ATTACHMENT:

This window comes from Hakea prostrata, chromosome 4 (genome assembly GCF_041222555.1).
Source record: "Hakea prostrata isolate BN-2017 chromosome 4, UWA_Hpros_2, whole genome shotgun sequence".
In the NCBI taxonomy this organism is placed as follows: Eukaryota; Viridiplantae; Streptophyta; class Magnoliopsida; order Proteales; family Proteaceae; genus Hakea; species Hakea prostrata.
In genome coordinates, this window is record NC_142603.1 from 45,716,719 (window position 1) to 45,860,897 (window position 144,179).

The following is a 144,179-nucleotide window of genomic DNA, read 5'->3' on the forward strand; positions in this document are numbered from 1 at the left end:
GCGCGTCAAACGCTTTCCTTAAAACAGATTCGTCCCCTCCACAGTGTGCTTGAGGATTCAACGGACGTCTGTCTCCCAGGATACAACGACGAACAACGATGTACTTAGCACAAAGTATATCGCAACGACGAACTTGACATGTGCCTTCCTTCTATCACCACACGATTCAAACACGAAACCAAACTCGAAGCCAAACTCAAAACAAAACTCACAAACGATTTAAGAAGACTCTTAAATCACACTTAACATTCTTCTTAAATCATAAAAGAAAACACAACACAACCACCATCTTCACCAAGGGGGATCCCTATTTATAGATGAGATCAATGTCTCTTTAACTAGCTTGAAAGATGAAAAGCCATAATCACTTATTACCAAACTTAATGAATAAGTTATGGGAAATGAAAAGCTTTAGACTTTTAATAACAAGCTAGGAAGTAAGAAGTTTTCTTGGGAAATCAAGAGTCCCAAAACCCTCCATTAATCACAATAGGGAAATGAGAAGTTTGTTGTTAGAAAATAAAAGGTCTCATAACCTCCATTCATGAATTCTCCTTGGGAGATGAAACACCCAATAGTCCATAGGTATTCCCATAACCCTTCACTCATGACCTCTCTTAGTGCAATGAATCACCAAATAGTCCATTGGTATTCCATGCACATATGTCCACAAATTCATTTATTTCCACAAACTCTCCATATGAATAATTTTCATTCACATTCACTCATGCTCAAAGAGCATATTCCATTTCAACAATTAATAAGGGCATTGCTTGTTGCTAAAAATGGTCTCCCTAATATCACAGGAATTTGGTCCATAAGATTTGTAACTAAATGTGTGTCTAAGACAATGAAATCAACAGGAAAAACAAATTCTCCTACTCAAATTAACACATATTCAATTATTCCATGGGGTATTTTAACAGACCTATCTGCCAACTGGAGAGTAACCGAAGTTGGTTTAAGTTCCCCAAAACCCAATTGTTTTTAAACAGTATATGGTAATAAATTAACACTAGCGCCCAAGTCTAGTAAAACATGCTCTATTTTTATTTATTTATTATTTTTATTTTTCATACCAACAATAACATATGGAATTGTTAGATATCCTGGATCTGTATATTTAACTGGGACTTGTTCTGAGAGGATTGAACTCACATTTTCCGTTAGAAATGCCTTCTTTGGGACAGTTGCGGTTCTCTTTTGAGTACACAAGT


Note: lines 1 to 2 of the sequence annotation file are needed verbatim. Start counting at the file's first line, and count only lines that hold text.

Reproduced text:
This window comes from Hakea prostrata, chromosome 4 (genome assembly GCF_041222555.1).
Source record: "Hakea prostrata isolate BN-2017 chromosome 4, UWA_Hpros_2, whole genome shotgun sequence".